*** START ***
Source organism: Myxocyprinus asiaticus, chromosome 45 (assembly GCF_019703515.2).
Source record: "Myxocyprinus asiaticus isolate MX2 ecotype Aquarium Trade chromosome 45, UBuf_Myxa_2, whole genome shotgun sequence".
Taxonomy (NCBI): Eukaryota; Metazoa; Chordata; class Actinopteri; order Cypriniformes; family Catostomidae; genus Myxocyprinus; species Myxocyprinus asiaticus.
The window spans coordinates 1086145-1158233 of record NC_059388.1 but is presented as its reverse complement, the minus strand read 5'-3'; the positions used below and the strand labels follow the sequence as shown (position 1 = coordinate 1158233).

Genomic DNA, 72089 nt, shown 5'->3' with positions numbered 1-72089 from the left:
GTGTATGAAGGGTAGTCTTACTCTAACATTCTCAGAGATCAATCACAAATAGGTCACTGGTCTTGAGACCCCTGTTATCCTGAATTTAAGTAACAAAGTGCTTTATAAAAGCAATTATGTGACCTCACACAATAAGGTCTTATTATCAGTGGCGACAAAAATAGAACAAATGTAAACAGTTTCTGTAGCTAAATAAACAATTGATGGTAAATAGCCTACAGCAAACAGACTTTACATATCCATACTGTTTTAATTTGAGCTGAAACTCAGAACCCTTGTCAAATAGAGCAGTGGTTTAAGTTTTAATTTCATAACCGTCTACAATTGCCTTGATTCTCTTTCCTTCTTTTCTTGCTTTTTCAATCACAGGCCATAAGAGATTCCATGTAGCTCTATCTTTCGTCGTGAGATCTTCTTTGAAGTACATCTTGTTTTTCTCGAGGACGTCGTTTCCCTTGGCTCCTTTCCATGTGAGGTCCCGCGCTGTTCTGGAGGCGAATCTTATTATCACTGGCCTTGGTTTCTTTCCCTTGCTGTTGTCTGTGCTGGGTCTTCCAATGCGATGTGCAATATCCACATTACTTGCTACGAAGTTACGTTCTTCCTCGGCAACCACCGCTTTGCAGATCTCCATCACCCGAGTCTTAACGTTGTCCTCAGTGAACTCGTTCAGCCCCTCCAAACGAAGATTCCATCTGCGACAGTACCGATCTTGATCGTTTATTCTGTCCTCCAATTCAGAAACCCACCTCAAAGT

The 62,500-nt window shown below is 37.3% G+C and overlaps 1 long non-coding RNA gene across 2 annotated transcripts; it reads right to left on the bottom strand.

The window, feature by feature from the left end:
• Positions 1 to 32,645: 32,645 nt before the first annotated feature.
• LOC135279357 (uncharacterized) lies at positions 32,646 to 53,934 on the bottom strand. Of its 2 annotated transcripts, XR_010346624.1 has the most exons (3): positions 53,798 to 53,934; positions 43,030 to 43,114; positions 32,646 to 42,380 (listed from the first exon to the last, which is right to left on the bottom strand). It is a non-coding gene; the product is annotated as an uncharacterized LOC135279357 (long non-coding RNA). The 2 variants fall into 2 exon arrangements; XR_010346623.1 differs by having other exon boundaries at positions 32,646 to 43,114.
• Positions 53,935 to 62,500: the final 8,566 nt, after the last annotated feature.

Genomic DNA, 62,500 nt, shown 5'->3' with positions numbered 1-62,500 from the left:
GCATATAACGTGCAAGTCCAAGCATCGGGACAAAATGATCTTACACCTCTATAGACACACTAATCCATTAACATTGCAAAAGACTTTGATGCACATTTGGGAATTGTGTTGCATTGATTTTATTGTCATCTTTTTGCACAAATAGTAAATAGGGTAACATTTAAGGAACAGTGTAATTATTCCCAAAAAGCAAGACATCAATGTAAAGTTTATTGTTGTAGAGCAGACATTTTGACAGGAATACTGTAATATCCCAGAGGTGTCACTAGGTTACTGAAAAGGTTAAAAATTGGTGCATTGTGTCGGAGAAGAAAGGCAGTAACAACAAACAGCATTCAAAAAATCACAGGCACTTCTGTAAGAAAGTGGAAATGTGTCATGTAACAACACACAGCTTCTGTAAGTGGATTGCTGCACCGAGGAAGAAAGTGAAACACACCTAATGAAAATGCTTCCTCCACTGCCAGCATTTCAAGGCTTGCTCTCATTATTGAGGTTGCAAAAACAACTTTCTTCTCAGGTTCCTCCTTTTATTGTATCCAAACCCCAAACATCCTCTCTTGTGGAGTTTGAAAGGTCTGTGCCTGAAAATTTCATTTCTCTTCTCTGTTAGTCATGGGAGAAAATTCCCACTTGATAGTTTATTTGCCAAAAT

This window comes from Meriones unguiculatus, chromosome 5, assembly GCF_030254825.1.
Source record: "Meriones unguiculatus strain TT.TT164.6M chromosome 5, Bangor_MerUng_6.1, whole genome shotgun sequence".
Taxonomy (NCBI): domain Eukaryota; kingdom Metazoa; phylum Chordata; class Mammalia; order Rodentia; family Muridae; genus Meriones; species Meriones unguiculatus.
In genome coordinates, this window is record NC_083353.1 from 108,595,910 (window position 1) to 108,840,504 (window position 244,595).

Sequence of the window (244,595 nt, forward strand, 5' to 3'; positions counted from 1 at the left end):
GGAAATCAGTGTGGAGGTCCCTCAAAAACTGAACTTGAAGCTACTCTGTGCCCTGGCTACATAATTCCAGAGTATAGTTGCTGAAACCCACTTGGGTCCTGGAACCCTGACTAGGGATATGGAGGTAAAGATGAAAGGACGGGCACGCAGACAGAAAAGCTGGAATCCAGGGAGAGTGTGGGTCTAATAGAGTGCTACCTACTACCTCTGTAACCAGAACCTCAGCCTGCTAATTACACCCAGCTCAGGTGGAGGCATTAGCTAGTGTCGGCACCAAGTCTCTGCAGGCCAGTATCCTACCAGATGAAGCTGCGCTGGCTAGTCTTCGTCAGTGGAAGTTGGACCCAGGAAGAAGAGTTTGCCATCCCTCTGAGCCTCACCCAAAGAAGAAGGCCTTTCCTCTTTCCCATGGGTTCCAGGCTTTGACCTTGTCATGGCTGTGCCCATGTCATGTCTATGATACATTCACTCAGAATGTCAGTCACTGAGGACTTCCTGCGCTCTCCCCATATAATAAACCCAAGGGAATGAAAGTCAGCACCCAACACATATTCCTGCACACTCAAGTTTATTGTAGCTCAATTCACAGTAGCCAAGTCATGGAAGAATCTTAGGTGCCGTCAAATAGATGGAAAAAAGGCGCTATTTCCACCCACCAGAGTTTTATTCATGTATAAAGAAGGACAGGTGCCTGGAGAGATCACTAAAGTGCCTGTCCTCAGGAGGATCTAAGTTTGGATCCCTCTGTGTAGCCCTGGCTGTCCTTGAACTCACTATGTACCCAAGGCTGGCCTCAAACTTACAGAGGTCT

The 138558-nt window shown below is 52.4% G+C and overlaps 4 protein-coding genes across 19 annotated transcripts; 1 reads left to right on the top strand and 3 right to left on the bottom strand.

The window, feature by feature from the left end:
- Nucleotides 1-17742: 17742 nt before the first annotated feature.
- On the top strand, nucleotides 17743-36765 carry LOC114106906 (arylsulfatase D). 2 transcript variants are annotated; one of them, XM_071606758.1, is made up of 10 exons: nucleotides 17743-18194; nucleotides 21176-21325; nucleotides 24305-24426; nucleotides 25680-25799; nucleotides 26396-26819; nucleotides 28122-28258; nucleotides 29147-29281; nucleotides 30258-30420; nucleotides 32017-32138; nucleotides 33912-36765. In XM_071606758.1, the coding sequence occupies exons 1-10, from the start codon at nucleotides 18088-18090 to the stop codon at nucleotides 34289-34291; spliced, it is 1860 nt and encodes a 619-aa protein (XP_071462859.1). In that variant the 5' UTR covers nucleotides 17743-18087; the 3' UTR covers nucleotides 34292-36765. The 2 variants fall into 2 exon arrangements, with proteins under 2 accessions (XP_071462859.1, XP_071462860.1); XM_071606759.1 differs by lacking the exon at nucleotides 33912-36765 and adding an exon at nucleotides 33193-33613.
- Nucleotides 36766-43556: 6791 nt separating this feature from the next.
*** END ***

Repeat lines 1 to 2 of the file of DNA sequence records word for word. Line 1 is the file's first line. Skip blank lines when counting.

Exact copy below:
Source organism: Myxocyprinus asiaticus, chromosome 45 (assembly GCF_019703515.2).
Source record: "Myxocyprinus asiaticus isolate MX2 ecotype Aquarium Trade chromosome 45, UBuf_Myxa_2, whole genome shotgun sequence".